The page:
There is also an FX origination team that would establish daily settlement limits for the company to exchange the currency in real time, and book forward contracts. The cash liquidity team will support account manager by facilitating corporate cards, improving the efficiency or company’s payables and receivables. The syndication teams, or private sponsors teams are always there to assist the account manager with structuring support for syndicated club deals, or companies managed by private equity shops.

What is an interesting file that you have worked on?

Can’t really talk about deals while making exciting and yet not disclosing any info. Exciting deals obviously involved big easily identifiable companies that have undergone big restricting changes and required financing terms that go beyond the lending guidelines. Other examples would involve prominent companies that got transferred to special credit, but again those are very easy to identify.

What does the competitive landscape look like for banks? For example, which banks are aggressively trying to grow their book?

The question would be better answered by someone in the leadership role, but I’m happy to offer my two cents. My impression is that a lot of times the bank’s competitiveness, which is expressed through its ability to offer structures (pricing, terms, and collateral) that other banks can’t match, is determined by it’s risk appetite mandate. That mandate is dictated by the bank’s leadership and is a subject to multiple regulatory and performance variables.

In Western Canada, the two strongest players in commercial/corporate lending space are RBC, and BMO. RBC has been leading the pack historically, and BMO has been very bullish recently with very aggressive risk tolerance allowing them to go after clients that others bank don’t consider safe like companies in cannabis industry.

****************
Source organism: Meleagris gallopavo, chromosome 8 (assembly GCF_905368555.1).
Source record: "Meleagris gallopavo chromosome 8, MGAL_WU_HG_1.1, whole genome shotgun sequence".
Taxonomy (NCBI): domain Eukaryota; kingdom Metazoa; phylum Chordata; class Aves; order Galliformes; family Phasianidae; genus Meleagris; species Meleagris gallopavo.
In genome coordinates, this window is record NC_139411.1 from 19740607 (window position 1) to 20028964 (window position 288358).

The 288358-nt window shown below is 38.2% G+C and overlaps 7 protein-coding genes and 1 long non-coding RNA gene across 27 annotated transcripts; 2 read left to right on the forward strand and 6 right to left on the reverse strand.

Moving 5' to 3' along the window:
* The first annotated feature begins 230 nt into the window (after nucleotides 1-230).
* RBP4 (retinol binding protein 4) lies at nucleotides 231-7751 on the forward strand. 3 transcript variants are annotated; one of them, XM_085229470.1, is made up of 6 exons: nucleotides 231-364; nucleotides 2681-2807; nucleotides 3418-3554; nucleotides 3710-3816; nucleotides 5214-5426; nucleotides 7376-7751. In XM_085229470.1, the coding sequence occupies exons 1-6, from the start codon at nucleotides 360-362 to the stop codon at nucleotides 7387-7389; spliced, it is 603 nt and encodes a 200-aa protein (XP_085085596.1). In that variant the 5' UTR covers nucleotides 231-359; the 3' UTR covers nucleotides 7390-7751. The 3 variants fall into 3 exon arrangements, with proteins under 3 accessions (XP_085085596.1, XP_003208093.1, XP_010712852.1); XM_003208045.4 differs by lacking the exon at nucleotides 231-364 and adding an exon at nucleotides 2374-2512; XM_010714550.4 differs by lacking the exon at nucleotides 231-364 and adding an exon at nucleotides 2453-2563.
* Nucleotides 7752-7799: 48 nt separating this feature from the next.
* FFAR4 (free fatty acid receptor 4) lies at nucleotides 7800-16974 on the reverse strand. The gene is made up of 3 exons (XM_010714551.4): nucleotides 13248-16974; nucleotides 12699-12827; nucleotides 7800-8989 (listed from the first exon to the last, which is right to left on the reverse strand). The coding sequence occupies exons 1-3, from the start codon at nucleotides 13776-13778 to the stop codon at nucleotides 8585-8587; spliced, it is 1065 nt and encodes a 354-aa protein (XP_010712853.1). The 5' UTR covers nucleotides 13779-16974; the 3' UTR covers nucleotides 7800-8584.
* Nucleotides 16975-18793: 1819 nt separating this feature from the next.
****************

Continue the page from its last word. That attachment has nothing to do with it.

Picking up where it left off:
With higher risk appetite, BMO also started offering structures that usually don’t get approved at other banks. The second tier is held by CIBC, HSBC, and TD all competing with comparable risk mandates. HSBC appears to have an edge with its global network allowing them to provide getter products in trade space at lowest price. It appears that Scotia currently lead in any aspect.

Canadian Western Bank was growing at a very fast clip, but their Western Canadian concentration hit them when the oil price got crushed in 2014 – you can see their stock price get hammered in line with many oil and gas companies. They have since recovered. ATB Financial, the provincial owned lender/crown corporation, saw similar business pullbacks.

There is always the threat of new entrants. We are seeing banks such as Silicon Valley Bank start branches in Canada.

What does commercial Banking look like from an economy perspective?

Hard to give a good answer. There is a notion of a reduction in economic activity (well known and discussed), so the anticipation of further reductions in interest rates to stimulate the economy is strong. The effects on the expected revenue and margins result in the hiring freezes and maintain flat staffing in attempt to optimize costs. There is also a big notion of upcoming technological disruption.